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Rice Breeders Report 'Eye-Popping' Productivity Gains

FILE - An Indian woman replants rice saplings in a paddy field on the outskirts of Gauhati, India, Jan. 30, 2018.

The grain that feeds half the world may have taken a big leap forward.

Scientists report the biggest improvements in rice productivity in decades.

If the results hold up in further tests, it could greatly increase harvests of a critical staple crop at a time when global population growing rapidly.

Researchers found one version of a gene that increased the number of branches in the flowering part of the plant. Each plant produced more rice as a result.

They used conventional breeding to introduce this gene version into five rice varieties. These varieties produced from 28 to 85 percent more rice than the parent strains, according to a new study in the journal Nature Scientific Reports.

That's an "eye-popping" yield increase, said University of Arkansas rice breeder Xueyan Sha, who was not involved with this research. Normally, he added, "if we can achieve 6 percent, we can probably consider it a great achievement."

FILE - A farmer works in a rice field on the outskirts of the central Vientamese city of Hue, Jan. 17, 2018.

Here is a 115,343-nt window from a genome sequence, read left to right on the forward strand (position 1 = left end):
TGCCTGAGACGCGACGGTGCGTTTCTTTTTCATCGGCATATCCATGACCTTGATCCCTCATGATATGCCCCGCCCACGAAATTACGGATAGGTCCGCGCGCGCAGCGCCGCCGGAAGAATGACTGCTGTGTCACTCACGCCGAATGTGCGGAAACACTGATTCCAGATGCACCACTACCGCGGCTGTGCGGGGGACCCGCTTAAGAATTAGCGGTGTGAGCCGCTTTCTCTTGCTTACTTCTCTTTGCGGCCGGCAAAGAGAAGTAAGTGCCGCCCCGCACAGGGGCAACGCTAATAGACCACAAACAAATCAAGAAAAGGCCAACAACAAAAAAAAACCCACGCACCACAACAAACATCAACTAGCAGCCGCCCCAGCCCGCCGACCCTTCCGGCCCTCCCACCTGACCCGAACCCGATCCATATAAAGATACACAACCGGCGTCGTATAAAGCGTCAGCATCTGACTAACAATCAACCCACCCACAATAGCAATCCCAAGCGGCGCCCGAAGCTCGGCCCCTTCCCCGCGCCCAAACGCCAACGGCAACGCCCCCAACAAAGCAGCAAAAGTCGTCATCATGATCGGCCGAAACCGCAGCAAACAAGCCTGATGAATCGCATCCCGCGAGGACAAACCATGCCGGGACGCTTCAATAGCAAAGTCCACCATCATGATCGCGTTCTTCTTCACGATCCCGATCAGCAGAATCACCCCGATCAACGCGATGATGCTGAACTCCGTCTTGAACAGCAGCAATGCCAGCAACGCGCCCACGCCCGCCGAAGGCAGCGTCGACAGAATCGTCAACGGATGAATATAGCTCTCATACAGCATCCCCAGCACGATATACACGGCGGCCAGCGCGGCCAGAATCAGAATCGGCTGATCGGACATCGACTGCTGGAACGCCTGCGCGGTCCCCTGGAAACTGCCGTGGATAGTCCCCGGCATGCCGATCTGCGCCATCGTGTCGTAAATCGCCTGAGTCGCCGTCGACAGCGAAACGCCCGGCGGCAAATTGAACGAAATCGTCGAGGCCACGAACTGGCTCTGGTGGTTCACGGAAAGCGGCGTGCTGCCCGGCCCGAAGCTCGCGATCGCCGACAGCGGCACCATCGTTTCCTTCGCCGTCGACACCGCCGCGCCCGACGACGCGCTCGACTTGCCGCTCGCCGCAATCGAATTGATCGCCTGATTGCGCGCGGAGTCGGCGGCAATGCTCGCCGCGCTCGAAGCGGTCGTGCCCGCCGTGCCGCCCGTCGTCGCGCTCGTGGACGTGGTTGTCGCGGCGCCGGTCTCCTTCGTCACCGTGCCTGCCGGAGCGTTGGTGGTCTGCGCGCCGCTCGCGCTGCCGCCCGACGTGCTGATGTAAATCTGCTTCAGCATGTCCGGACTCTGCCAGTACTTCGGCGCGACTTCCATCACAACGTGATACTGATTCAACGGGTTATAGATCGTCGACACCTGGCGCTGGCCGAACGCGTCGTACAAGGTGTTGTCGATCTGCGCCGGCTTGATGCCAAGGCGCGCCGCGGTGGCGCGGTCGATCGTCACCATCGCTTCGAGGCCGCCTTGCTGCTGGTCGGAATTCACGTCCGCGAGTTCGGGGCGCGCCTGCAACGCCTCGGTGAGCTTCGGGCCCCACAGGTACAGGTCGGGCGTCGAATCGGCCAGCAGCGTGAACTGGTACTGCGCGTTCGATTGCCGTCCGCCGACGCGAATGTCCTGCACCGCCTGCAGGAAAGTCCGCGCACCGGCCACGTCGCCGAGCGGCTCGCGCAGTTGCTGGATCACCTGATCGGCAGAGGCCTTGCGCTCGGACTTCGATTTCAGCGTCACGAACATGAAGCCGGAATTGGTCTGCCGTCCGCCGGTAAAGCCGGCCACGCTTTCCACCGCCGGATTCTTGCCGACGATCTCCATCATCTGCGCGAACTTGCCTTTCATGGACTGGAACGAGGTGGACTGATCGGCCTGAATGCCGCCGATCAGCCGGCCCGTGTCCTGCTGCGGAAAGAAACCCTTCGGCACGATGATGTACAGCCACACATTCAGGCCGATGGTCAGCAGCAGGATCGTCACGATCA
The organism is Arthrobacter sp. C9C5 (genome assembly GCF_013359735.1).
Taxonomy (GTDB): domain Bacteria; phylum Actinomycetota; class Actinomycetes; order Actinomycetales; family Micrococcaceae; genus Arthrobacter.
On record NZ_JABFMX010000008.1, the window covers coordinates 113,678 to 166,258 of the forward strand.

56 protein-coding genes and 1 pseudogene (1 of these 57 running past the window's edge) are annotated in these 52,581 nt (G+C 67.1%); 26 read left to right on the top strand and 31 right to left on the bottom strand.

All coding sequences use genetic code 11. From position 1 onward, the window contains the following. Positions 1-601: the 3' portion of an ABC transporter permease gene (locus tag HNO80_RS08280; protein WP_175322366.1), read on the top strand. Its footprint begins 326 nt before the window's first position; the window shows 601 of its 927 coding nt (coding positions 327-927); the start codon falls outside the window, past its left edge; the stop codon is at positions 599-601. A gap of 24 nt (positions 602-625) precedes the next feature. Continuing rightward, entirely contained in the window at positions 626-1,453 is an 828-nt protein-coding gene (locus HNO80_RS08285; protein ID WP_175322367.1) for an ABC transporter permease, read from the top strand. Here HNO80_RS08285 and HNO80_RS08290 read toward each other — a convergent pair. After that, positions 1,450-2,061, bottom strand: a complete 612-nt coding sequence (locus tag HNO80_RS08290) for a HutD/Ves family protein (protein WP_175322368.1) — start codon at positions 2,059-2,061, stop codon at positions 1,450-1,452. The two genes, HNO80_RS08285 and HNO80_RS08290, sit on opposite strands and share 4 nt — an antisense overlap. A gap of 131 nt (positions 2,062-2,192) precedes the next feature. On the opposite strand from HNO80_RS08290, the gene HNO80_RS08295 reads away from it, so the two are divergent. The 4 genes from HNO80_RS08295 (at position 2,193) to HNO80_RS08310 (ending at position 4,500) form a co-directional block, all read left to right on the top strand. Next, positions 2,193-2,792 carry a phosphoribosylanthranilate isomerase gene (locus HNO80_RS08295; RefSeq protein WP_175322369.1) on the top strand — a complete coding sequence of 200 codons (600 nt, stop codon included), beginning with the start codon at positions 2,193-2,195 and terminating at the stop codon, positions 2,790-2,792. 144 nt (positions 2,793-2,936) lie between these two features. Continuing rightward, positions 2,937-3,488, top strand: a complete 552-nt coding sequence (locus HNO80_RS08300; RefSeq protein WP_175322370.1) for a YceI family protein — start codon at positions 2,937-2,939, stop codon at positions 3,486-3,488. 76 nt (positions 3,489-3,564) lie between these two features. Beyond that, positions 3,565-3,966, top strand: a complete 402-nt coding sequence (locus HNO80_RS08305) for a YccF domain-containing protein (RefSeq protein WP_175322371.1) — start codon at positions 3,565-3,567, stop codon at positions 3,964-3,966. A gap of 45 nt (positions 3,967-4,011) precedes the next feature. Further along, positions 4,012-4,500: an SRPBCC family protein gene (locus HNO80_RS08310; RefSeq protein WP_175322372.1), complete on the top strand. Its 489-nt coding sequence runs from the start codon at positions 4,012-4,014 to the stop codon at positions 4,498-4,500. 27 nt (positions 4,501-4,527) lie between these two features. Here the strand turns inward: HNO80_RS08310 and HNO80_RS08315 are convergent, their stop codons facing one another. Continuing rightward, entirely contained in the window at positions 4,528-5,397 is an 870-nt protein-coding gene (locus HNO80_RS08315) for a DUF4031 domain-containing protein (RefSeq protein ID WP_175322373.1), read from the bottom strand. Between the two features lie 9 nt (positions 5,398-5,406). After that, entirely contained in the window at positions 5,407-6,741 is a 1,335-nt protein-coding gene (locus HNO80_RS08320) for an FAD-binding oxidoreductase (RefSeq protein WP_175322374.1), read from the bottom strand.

FILE - A farmer works in a rice field on the outskirts of the central Vientamese city of Hue, Jan. 17, 2018.

Cautious optimism

Rice yields have not improved much since the 1960s "Green Revolution." That's when breeders found a gene that made plants shorter and less likely to fall over and therefore able to hold more rice grains. Farmers called the new variety "miracle rice" for its dramatic yield gains.

Experts say big increases in food production will be needed to feed the additional two billion or so people expected on the planet by 2050.

The new research was a small-scale, controlled experiment, Sha noted, and it's not clear how the results will hold up in farmers' fields. But he said he's "cautiously optimistic."

Not all rice varieties the scientists tested saw the same hefty productivity increases. That's another reason for caution, according to rice geneticist Shannon Pinson with the U.S. Department of Agriculture.

"There's something exciting here," she said. "I don't think it's as exciting as Green-Revolution caliber."

Study authors say their new rice varieties should be available to farmers in two to four years.

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    Steve Baragona

    Steve Baragona is an award-winning multimedia journalist covering science, environment and health.

    He spent eight years in molecular biology and infectious disease research before deciding that writing about science was more fun than doing it. He graduated from the University of North Carolina at Chapel Hill with a master’s degree in journalism in 2002.